Does London need a £4.2bn 'super-sewer'?
A preliminary hearing on Thursday sees the beginning of a planning inquiry into a controversial new "super-sewer" under London - which would be 15 miles (25km) long, cost £4.2bn to build and create the UK's biggest sewerage system - but do we need it?
Deep below the City of London is a world few people ever see.
Iron girders span the length of a vast subterranean space - the floor is thick with river silt and the Victorian brick walls drip with condensation.
Workers here in the Fleet mainline sewer call this the "viewing gallery" - a space the size of a church hall cut into the earth, from where you can see millions of litres of raw sewage flowing from 500,000 homes on its long journey to treatment works in the east.
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The sewers are part of a 20,000-mile network owned and run by Thames Water - and are a unique piece of British history.
They were built in the 1860s by the engineer Sir Joseph Bazalgette to intercept raw sewage that previously ended up being flushed straight into the Thames.
It followed a series of outbreaks of cholera that killed 40,000 people in the first half of the 19th Century - the Victorians believed the disease was contracted through airborne "miasma" due to sewage in the open air.
Their solution was a 1,000-mile network of underground sewers, the construction of which caused much controversy thanks to the £4.2m cost (the equivalent of £430m today), but prevented sewage being dumped in the river.
It was not until after the vast project was complete that the Victorians finally understood that cholera was waterborne - the deaths had actually resulted from pumping drinking water straight from the river into which raw sewage had been flushed.
"They got the right answer to the wrong problem," says Dr Stephen Halliday, author of The Great Stink of London.
He says: "One of the things about cholera and typhoid and other waterborne diseases is that they affect everyone - they affect the rich as well as the poor," he says, explaining what drove the decision to build the Bazalgette sewers.
"Waterborne diseases, unlike the diseases of urban filth carried by rats and fleas, [affected] members of parliament and the Royal Family as well as the poorer people, who in those days of course didn't have the vote."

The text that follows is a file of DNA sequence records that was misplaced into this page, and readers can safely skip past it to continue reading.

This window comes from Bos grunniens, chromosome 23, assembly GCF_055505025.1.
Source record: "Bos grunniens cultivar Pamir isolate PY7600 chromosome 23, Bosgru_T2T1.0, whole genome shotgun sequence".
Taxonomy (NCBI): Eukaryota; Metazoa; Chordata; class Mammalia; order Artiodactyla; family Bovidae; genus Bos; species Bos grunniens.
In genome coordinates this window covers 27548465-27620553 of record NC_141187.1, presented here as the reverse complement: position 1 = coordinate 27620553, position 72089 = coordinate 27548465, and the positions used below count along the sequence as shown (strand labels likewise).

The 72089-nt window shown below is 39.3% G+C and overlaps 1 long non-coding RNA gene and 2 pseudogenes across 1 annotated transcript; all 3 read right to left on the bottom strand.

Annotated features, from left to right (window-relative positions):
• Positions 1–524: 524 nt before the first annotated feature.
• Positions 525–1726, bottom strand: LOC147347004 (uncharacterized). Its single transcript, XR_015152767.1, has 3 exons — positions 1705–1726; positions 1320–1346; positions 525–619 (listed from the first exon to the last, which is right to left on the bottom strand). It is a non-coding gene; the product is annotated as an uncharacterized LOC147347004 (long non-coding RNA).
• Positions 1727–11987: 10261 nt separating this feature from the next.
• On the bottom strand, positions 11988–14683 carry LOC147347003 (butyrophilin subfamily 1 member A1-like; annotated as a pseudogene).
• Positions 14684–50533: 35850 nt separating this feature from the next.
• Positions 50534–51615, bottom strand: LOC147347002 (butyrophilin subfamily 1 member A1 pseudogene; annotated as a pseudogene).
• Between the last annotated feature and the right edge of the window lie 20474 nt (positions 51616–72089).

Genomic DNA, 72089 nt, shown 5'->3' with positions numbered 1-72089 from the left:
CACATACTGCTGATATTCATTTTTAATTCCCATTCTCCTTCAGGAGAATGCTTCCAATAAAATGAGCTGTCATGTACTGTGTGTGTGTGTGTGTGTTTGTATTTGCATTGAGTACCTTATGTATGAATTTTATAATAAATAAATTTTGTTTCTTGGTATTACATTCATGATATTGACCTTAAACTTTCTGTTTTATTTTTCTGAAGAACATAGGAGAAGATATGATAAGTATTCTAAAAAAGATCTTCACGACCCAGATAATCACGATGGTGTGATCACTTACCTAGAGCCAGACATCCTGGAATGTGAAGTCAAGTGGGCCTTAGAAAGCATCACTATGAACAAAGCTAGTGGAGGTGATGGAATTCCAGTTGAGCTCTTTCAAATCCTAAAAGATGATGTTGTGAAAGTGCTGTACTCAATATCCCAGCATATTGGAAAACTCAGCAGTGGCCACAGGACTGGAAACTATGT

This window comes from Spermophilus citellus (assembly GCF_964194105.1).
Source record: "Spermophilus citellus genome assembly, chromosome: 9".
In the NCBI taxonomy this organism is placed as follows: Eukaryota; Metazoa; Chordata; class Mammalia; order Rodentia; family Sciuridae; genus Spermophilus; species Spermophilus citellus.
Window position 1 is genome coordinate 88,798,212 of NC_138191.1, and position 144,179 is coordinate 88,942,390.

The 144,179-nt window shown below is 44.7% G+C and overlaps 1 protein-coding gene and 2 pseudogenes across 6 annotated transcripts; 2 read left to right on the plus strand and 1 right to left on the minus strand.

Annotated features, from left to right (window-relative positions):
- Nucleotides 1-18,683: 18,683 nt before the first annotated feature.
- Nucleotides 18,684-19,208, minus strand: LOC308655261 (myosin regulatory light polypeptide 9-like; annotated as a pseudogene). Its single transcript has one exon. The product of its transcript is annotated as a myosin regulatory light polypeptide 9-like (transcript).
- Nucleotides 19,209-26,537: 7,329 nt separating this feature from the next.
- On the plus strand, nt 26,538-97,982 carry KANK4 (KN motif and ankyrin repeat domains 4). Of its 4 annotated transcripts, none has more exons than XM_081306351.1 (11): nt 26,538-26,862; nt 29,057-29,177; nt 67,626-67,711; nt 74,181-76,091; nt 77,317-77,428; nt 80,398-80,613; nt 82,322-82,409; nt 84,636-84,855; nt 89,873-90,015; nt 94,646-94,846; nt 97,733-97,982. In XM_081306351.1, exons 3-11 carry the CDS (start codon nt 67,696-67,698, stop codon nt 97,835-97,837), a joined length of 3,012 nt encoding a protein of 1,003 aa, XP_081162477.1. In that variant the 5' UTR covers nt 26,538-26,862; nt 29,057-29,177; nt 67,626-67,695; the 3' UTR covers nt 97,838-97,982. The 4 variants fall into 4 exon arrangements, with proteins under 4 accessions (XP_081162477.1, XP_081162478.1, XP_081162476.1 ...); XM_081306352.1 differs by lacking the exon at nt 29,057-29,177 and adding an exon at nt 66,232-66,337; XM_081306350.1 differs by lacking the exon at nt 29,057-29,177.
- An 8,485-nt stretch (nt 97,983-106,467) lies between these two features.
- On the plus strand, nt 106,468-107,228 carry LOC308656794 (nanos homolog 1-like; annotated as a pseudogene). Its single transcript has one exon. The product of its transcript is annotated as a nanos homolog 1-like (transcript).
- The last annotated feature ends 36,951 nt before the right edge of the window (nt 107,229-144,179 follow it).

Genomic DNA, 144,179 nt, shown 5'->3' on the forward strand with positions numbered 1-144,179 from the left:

Today Bazalgette's network remains in superb condition - the lack of sunlight, the moisture and the regular temperature are perfect for maintaining the Victorian brickwork, according to one worker.
But there is a problem - the sewers are being deluged.
They were built to take not only waste water from people's homes, but to act as London's drainage system - when it rains, the sewers fill up.
The population they serve has quadrupled since the 1860s and vast areas of land have been concreted or paved over.
Where storm water once drained into the earth, now it surges straight into the sewage system.
The sewers overflow on a weekly basis, flushing 39 million tonnes of raw sewage straight into the Thames each year, according to Phil Stride from Thames Water.
He says: "It is absolutely not consistent for a world-leading city to be using its river as an open sewer.
"We need to build a project that will intercept those flows and take them off to east London for treatment before they are discharged into the river," says Mr Stride, who is overseeing the Thames Tideway Tunnel project.
The 15-mile tunnel would start in Acton, west London, and follow much of the route of the river, capturing raw sewage and taking it to a pumping station in Stratford in the east of the city.
Those in the engineering business call it a "megaproject" - a 200ft (60m) deep tunnel, as wide as the Channel Tunnel, which will take 10 years to build and cost £4.2bn - nearly half the cost of the 2012 Olympics.
It would eventually add up to £80 a year to Thames Water customers' bills.
A preliminary hearing on Thursday will start the Planning Inspectorate's long inquiry process before a final decision could be taken by the government next year. If the tunnel gets the go-ahead, it is due for completion in 2026.
But the scheme faces strong opposition.
Much of the building work will take place around the clock, causing "mayhem" for people who live near the tunnelling sites, says Christian Sarrasin, from the environmental group, Clean Thames Now and Always.
"We've concreted over all the cities and that's why we've got this issue with the Thames Tunnel," he says.
He says there are cheaper, greener alternatives to it that involve preventing storm water flooding into the sewers in the first place.
So-called "green infrastructure" projects - often involving rooftops being covered in soil and plants - are being used extensively in the US city of Philadelphia where officials say they provide a "model" for flood and sewage management.
"You actually get massive benefits from this," says Mr Sarrasin, "it improves everybody's quality of life."
His group claims another green innovation - porous asphalt roads that soak up or store water - are a better alternative, and believe that converting half of the roads in central London would mitigate the entire need for the Thames Tunnel.
Both sides of the argument will be fully aired during the planning inquiry but there is no doubt that without some help the Victorian sewers will continue to struggle to meet the demands of 21st-Century London.